Soft Sour Cherries—What's the Problem?

in HortScience
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  • 1 1Dept. of Horticulture, Michigan State Univ., East Lansing, MI 48824.
  • | 2 2Dept. of Agricultural Engineering, Michigan State Univ., East Lansing, MI 48824.
  • | 3 3USDA/ARS, Michigan State Univ., East Lansing, MI 48824.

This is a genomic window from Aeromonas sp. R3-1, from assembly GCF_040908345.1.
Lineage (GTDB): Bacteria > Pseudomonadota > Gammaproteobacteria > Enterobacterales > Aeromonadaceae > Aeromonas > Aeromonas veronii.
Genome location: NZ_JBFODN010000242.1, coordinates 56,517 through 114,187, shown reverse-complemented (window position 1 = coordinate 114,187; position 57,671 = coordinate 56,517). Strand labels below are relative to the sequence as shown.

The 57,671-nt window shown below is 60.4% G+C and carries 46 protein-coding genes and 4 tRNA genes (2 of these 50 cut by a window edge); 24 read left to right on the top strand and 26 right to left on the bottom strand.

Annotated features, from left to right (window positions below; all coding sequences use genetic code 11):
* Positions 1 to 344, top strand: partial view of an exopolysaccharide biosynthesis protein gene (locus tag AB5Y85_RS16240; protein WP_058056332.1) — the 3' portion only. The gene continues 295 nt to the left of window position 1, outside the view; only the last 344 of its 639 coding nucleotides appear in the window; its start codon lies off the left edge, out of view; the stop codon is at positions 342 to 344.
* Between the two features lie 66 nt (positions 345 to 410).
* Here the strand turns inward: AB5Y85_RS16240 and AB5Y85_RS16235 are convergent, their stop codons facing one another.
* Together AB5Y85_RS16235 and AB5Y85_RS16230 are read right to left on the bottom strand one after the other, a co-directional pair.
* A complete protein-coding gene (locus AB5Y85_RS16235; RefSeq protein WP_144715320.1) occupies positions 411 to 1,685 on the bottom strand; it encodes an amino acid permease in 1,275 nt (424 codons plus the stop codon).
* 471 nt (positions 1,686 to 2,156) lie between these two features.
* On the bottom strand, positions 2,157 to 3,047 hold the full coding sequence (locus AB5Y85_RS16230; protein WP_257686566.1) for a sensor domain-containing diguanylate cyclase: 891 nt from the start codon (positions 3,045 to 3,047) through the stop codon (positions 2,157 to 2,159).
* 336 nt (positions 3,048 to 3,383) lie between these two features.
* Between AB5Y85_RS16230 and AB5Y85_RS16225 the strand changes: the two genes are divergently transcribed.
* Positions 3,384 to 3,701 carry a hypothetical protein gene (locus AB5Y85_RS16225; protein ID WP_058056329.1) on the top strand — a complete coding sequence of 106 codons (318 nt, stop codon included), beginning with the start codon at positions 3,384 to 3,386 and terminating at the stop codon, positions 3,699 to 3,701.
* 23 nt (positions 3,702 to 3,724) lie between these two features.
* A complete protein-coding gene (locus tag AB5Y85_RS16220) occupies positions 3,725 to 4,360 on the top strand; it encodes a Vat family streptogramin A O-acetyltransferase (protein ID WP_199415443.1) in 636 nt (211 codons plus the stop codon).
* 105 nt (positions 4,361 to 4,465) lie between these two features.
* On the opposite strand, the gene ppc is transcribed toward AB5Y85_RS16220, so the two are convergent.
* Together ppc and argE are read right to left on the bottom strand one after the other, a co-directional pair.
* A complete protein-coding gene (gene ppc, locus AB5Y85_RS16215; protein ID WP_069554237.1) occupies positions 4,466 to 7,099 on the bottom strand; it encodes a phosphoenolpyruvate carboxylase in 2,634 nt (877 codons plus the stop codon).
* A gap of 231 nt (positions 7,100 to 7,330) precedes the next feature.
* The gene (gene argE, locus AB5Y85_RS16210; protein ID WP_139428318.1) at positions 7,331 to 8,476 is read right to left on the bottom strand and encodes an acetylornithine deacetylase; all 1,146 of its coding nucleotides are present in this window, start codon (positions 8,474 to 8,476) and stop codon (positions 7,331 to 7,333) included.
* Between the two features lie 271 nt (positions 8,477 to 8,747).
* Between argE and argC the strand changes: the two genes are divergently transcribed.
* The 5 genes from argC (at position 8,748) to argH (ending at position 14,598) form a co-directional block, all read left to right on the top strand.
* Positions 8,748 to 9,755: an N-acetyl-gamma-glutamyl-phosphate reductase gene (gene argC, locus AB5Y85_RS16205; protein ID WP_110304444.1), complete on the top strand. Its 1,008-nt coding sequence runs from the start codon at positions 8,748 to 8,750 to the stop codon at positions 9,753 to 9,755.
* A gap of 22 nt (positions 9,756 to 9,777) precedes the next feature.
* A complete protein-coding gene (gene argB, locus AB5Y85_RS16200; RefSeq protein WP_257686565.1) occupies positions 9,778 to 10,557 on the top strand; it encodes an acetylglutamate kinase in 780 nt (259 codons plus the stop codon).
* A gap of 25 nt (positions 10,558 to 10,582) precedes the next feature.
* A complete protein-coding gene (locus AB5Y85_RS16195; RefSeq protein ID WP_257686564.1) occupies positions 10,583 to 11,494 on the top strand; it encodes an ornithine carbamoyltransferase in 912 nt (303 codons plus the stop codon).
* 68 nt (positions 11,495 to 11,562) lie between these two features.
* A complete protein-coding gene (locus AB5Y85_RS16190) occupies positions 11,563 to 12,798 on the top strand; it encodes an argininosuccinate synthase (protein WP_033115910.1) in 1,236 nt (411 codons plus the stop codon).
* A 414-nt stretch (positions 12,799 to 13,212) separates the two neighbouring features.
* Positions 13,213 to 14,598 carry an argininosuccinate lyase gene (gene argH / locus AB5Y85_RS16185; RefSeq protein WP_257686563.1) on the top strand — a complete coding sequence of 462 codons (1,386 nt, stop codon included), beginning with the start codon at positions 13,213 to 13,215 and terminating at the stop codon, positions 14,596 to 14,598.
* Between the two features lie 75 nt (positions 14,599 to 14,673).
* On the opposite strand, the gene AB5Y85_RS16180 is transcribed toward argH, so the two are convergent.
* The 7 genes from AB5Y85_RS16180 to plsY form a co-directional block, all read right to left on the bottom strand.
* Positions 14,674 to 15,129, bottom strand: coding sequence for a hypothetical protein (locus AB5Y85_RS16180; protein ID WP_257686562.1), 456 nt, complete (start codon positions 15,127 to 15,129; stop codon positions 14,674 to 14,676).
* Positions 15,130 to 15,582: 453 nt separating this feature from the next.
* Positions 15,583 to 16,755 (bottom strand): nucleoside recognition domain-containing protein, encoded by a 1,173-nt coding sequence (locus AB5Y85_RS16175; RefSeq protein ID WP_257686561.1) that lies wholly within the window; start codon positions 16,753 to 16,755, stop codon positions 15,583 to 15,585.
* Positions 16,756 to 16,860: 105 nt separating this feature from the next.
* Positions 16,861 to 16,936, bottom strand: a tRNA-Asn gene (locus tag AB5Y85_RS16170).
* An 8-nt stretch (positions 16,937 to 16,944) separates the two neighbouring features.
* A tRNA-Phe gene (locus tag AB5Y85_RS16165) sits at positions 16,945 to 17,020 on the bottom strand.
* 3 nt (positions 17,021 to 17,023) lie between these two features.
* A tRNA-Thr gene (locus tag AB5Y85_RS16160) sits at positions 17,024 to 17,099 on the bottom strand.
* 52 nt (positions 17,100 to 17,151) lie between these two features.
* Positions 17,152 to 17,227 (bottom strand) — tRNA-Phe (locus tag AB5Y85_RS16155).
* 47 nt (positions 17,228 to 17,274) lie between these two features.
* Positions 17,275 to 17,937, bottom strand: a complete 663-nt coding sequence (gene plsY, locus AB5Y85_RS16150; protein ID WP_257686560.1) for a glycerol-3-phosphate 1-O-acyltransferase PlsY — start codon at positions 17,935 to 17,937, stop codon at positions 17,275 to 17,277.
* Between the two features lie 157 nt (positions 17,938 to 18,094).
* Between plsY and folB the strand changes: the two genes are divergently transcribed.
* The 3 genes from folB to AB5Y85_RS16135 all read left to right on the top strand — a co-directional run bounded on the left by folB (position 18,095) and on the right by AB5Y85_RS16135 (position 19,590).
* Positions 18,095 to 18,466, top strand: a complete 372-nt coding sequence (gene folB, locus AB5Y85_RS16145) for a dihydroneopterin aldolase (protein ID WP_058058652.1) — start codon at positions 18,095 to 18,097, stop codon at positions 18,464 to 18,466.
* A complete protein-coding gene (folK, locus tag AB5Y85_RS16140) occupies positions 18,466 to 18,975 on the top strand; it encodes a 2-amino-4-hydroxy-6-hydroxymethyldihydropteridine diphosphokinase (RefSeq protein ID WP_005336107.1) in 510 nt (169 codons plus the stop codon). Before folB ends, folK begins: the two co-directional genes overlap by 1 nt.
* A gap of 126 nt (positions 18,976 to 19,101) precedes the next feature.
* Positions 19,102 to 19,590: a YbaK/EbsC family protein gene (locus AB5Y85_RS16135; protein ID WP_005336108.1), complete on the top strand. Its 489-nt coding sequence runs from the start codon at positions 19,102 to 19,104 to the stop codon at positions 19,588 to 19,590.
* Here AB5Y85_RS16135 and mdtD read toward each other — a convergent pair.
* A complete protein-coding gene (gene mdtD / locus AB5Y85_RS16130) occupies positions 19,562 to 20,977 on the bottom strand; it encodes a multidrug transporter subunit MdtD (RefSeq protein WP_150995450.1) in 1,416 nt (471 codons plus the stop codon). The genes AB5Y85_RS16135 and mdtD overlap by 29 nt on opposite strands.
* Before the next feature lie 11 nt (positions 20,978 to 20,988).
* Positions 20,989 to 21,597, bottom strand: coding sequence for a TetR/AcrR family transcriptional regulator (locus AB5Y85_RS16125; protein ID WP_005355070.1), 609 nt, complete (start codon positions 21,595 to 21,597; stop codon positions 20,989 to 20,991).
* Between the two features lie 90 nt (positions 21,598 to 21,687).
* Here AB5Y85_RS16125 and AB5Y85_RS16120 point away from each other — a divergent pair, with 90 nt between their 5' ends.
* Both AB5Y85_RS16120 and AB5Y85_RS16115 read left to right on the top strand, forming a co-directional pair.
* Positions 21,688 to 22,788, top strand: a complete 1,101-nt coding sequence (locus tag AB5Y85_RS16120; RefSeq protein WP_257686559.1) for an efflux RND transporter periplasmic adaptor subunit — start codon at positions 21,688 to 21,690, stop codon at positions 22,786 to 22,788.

Michigan growers often have severe problems with soft `Montmorency' sour cherries. Causal factors may include weather conditions, orchard practices, harvesting methods, and conditions during hold of fruits prior to processing. In this study, efforts were concentrated on orchard practices, including shading to reduce solar radiation, irrigation, nutrient level, and application of growth regulators, especially ethephon and gibberellin. Fruit firmness decreased as maturity approached, then stabilized. Significant fruit softening occurred only during mechanical harvesting. No treatments, including sprays of calcium and potassium, consistently increased firmness, but firmness was reduced in 1993 by spraying with ethephon. Firmness varied among orchards, but no “soft” fruit, as defined by industry standards, were observed in harvested fruit. Softening appeared to be caused by excessive bruising, and was always associated with mechanical damage. Advanced maturity and heavy cropping appear to predispose the cherries to greater bruise damage.

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